Friday, June 06, 2014

Still here

A conference, some deadlines, more travel, a hectic week, and then some more deadlines.  News I thought about writing about but didn't:
  • At The New Yorker, the case for banning laptops in the classroom (wait--I already did that). More on this from WaPo and Margaret Soltan. [Edited to add links.]
  • Cursive handwriting improves learning.
  • The MLA recognizes a jobs problem but touchingly believes that (1) 60% of graduates get jobs and (2) that jobs are going begging in museums, libraries, and nonprofits, all of which will snap up vast numbers of English Ph.D. graduates immediately if we can (3) lower the time to degree and provide different sorts of training without (4) diminishing the number of graduates.  
  • Quick quiz: which of these items is probably true?  Answer: 3. Joshua Rothman at The New Yorker does a quick check of the MLA's math.
  • Mad Men, although that may be yesterday's news. 
A real post soon.


sophylou said...

What is with these professional associations clinging to the fantasy that there are all these jobs in libraries, museums, etc. just ripe for PhDs' taking? AHA seems to think this too. I'm a PhD who works in a library, the job market for librarians is tough, and some librarians feel strongly that library positions shouldn't be being taken by humanities PhDs. I feel like this is almost a willed ignorance, since it's not exactly a secret that the job market is bad in these fields, too. /rant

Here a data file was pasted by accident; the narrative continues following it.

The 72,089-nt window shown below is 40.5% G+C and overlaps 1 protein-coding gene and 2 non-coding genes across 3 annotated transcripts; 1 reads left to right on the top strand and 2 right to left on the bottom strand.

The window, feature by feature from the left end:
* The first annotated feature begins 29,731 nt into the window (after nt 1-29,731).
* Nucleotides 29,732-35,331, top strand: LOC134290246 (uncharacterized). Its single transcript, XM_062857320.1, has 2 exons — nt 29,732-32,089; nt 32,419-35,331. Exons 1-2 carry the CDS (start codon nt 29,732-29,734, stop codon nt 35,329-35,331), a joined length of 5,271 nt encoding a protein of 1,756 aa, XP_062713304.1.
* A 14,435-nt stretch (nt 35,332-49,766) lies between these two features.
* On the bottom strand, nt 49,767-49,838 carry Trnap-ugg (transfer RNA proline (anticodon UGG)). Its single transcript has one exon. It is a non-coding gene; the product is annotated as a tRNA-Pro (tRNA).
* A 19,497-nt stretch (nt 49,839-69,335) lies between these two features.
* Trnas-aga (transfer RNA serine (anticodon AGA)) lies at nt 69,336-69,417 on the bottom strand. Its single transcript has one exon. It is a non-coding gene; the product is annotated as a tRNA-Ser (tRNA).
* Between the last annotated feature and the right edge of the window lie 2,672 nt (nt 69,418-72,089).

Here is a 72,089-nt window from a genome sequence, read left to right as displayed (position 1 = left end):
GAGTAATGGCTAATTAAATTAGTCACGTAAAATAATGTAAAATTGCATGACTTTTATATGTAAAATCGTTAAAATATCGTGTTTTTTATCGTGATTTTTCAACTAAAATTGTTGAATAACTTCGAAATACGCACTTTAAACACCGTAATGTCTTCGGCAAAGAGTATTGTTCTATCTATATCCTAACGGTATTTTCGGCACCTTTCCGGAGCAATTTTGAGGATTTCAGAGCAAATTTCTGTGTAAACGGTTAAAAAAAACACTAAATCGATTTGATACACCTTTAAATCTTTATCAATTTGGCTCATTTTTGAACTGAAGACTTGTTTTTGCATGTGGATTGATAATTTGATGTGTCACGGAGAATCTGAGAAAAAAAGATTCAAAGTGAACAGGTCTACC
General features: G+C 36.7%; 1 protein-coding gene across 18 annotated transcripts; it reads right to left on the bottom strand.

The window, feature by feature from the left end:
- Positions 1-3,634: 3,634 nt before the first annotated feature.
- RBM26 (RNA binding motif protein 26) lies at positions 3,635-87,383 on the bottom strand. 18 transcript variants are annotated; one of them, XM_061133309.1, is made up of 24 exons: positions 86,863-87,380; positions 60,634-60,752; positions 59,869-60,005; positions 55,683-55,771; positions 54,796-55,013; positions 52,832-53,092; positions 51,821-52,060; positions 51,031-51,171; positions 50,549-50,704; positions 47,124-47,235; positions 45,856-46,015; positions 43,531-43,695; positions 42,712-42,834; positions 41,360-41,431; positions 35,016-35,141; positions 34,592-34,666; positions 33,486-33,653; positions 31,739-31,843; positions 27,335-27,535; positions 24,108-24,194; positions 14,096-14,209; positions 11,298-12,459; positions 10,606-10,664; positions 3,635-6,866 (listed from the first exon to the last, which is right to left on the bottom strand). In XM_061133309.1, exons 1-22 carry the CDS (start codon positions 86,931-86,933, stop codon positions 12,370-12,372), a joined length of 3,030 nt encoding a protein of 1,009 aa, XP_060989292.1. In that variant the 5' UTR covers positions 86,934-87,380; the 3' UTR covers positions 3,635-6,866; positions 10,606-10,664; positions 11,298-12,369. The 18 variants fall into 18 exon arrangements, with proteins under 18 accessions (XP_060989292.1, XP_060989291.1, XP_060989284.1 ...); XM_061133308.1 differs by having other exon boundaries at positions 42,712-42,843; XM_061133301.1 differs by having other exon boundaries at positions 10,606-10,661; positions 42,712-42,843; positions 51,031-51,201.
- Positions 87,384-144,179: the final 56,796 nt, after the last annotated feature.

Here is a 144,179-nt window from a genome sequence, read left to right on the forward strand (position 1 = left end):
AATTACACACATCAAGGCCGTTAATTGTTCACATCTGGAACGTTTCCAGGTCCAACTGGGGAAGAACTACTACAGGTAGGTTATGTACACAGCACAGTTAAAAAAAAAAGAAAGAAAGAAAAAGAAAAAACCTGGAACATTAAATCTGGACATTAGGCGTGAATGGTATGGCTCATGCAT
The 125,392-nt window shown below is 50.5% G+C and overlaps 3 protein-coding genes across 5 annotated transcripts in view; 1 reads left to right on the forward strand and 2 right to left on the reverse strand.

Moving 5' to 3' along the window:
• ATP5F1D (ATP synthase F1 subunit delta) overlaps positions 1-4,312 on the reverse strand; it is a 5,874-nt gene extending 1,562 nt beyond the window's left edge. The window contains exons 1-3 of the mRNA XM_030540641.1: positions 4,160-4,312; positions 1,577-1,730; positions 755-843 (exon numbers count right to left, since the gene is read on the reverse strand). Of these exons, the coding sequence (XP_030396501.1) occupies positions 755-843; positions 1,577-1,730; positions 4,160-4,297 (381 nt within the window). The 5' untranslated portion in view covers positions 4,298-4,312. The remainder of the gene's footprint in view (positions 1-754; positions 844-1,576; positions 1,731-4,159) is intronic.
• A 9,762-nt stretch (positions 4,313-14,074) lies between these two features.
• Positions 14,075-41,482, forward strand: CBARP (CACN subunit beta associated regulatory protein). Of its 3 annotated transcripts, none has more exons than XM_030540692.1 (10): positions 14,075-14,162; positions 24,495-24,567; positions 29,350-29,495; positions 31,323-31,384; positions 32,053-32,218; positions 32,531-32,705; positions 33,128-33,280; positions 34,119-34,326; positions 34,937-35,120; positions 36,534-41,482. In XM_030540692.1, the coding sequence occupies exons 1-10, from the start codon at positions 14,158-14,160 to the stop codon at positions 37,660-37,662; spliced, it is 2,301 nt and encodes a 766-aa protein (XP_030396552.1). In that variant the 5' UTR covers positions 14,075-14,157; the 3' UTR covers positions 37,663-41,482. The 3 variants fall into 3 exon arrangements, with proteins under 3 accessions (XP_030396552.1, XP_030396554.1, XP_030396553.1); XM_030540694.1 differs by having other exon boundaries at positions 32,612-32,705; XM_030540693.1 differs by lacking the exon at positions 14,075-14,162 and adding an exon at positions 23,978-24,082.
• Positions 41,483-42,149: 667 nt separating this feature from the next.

undine said...

sophylou--this mystifies me, too. The job market in libraries and museums is at least as bad as in academics, and, as you say, each of these fields has its own set of (underemployed/unemployed) highly credentialed possible employees.

sophylou said...

And depending on the location, they may not be super-welcoming of PhDs. A basic google search on "PhD librarians" will turn up a fair bit of rancor, which is not a fun thing to experience if you have a PhD (even if you do go back and get an MLS). It isn't everywhere I gather, but it is there, and I can't help wondering if this cluelessness plays a role... other fields can't necessarily absorb another field's overproduction.

I do think, though, that there's a bigger problem with job availability across the board -- people may be going to grad school because of the job market in general being tight. Lots of wishful thinking about how green the grass is anywhere else.